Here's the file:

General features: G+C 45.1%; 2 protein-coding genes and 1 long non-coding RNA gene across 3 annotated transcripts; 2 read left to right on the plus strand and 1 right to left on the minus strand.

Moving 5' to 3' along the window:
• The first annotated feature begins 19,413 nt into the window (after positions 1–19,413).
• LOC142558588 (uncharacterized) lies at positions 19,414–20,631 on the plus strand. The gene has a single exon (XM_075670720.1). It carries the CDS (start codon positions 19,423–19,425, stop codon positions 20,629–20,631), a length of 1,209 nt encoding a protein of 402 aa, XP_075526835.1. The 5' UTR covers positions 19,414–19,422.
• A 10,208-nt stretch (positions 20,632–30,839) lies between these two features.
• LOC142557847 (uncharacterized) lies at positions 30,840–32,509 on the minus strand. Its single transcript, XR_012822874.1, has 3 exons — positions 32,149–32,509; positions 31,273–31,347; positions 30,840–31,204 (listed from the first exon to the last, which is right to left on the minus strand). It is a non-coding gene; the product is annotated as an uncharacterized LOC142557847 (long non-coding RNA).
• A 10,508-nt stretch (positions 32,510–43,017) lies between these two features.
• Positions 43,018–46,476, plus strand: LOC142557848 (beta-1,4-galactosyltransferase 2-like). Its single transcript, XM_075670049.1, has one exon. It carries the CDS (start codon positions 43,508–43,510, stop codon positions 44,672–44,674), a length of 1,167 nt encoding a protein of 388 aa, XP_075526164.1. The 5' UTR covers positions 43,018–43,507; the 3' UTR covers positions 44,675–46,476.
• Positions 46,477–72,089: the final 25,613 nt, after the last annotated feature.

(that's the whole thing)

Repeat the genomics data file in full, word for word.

General features: G+C 45.1%; 2 protein-coding genes and 1 long non-coding RNA gene across 3 annotated transcripts; 2 read left to right on the plus strand and 1 right to left on the minus strand.

Moving 5' to 3' along the window:
• The first annotated feature begins 19,413 nt into the window (after positions 1–19,413).
• LOC142558588 (uncharacterized) lies at positions 19,414–20,631 on the plus strand. The gene has a single exon (XM_075670720.1). It carries the CDS (start codon positions 19,423–19,425, stop codon positions 20,629–20,631), a length of 1,209 nt encoding a protein of 402 aa, XP_075526835.1. The 5' UTR covers positions 19,414–19,422.
• A 10,208-nt stretch (positions 20,632–30,839) lies between these two features.
• LOC142557847 (uncharacterized) lies at positions 30,840–32,509 on the minus strand. Its single transcript, XR_012822874.1, has 3 exons — positions 32,149–32,509; positions 31,273–31,347; positions 30,840–31,204 (listed from the first exon to the last, which is right to left on the minus strand). It is a non-coding gene; the product is annotated as an uncharacterized LOC142557847 (long non-coding RNA).
• A 10,508-nt stretch (positions 32,510–43,017) lies between these two features.
• Positions 43,018–46,476, plus strand: LOC142557848 (beta-1,4-galactosyltransferase 2-like). Its single transcript, XM_075670049.1, has one exon. It carries the CDS (start codon positions 43,508–43,510, stop codon positions 44,672–44,674), a length of 1,167 nt encoding a protein of 388 aa, XP_075526164.1. The 5' UTR covers positions 43,018–43,507; the 3' UTR covers positions 44,675–46,476.
• Positions 46,477–72,089: the final 25,613 nt, after the last annotated feature.